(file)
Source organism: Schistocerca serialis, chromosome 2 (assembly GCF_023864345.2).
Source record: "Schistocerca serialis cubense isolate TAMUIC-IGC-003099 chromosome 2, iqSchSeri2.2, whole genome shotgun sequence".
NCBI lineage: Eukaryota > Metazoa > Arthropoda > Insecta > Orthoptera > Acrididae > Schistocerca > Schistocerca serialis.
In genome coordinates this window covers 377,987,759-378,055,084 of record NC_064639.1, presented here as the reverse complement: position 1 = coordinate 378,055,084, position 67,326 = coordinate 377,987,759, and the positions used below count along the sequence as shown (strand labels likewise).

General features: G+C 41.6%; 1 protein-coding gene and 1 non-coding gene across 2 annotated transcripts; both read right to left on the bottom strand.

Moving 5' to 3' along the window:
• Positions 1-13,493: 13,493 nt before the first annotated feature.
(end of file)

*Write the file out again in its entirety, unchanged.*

Source organism: Schistocerca serialis, chromosome 2 (assembly GCF_023864345.2).
Source record: "Schistocerca serialis cubense isolate TAMUIC-IGC-003099 chromosome 2, iqSchSeri2.2, whole genome shotgun sequence".
NCBI lineage: Eukaryota > Metazoa > Arthropoda > Insecta > Orthoptera > Acrididae > Schistocerca > Schistocerca serialis.
In genome coordinates this window covers 377,987,759-378,055,084 of record NC_064639.1, presented here as the reverse complement: position 1 = coordinate 378,055,084, position 67,326 = coordinate 377,987,759, and the positions used below count along the sequence as shown (strand labels likewise).

General features: G+C 41.6%; 1 protein-coding gene and 1 non-coding gene across 2 annotated transcripts; both read right to left on the bottom strand.

Moving 5' to 3' along the window:
• Positions 1-13,493: 13,493 nt before the first annotated feature.